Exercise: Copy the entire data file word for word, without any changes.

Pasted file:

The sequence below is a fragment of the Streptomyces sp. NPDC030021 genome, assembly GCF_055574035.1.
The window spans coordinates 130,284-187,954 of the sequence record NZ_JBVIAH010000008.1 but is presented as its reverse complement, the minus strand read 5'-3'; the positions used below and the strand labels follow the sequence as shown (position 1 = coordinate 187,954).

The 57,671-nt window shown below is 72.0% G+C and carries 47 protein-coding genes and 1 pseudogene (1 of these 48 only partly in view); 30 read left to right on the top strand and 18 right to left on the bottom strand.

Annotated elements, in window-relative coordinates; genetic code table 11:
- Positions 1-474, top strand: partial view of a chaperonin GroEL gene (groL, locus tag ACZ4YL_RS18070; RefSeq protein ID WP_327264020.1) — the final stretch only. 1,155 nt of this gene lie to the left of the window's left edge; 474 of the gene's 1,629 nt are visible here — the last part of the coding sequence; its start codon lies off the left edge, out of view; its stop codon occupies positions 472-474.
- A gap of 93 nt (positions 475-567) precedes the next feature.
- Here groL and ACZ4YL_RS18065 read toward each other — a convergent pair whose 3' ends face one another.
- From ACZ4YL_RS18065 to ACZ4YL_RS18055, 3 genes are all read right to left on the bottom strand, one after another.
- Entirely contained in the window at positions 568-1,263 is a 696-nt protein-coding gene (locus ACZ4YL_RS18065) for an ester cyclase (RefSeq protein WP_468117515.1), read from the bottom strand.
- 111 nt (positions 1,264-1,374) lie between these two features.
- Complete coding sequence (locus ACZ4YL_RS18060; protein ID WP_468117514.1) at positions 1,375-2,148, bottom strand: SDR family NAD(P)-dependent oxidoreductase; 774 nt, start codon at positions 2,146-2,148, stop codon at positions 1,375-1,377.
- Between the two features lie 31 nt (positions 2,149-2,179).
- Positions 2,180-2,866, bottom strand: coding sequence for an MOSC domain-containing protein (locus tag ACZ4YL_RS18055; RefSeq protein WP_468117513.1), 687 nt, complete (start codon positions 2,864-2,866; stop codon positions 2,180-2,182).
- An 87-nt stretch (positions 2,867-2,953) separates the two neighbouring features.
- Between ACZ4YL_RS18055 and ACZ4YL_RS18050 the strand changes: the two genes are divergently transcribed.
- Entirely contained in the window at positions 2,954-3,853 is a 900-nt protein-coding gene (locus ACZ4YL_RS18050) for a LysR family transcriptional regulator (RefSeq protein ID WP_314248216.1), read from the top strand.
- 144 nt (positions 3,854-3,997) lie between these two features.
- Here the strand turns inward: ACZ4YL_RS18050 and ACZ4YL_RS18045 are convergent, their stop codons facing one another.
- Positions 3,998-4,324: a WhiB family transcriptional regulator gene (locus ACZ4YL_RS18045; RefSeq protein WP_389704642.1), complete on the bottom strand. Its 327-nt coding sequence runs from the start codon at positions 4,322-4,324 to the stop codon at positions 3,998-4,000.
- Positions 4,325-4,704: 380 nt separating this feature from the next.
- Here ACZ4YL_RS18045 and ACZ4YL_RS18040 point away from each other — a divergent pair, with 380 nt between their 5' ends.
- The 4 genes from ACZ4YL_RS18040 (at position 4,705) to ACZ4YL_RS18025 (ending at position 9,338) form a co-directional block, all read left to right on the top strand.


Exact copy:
The sequence below is a fragment of the Streptomyces sp. NPDC030021 genome, assembly GCF_055574035.1.
The window spans coordinates 130,284-187,954 of the sequence record NZ_JBVIAH010000008.1 but is presented as its reverse complement, the minus strand read 5'-3'; the positions used below and the strand labels follow the sequence as shown (position 1 = coordinate 187,954).

The 57,671-nt window shown below is 72.0% G+C and carries 47 protein-coding genes and 1 pseudogene (1 of these 48 only partly in view); 30 read left to right on the top strand and 18 right to left on the bottom strand.

Annotated elements, in window-relative coordinates; genetic code table 11:
- Positions 1-474, top strand: partial view of a chaperonin GroEL gene (groL, locus tag ACZ4YL_RS18070; RefSeq protein ID WP_327264020.1) — the final stretch only. 1,155 nt of this gene lie to the left of the window's left edge; 474 of the gene's 1,629 nt are visible here — the last part of the coding sequence; its start codon lies off the left edge, out of view; its stop codon occupies positions 472-474.
- A gap of 93 nt (positions 475-567) precedes the next feature.
- Here groL and ACZ4YL_RS18065 read toward each other — a convergent pair whose 3' ends face one another.
- From ACZ4YL_RS18065 to ACZ4YL_RS18055, 3 genes are all read right to left on the bottom strand, one after another.
- Entirely contained in the window at positions 568-1,263 is a 696-nt protein-coding gene (locus ACZ4YL_RS18065) for an ester cyclase (RefSeq protein WP_468117515.1), read from the bottom strand.
- 111 nt (positions 1,264-1,374) lie between these two features.
- Complete coding sequence (locus ACZ4YL_RS18060; protein ID WP_468117514.1) at positions 1,375-2,148, bottom strand: SDR family NAD(P)-dependent oxidoreductase; 774 nt, start codon at positions 2,146-2,148, stop codon at positions 1,375-1,377.
- Between the two features lie 31 nt (positions 2,149-2,179).
- Positions 2,180-2,866, bottom strand: coding sequence for an MOSC domain-containing protein (locus tag ACZ4YL_RS18055; RefSeq protein WP_468117513.1), 687 nt, complete (start codon positions 2,864-2,866; stop codon positions 2,180-2,182).
- An 87-nt stretch (positions 2,867-2,953) separates the two neighbouring features.
- Between ACZ4YL_RS18055 and ACZ4YL_RS18050 the strand changes: the two genes are divergently transcribed.
- Entirely contained in the window at positions 2,954-3,853 is a 900-nt protein-coding gene (locus ACZ4YL_RS18050) for a LysR family transcriptional regulator (RefSeq protein ID WP_314248216.1), read from the top strand.
- 144 nt (positions 3,854-3,997) lie between these two features.
- Here the strand turns inward: ACZ4YL_RS18050 and ACZ4YL_RS18045 are convergent, their stop codons facing one another.
- Positions 3,998-4,324: a WhiB family transcriptional regulator gene (locus ACZ4YL_RS18045; RefSeq protein WP_389704642.1), complete on the bottom strand. Its 327-nt coding sequence runs from the start codon at positions 4,322-4,324 to the stop codon at positions 3,998-4,000.
- Positions 4,325-4,704: 380 nt separating this feature from the next.
- Here ACZ4YL_RS18045 and ACZ4YL_RS18040 point away from each other — a divergent pair, with 380 nt between their 5' ends.
- The 4 genes from ACZ4YL_RS18040 (at position 4,705) to ACZ4YL_RS18025 (ending at position 9,338) form a co-directional block, all read left to right on the top strand.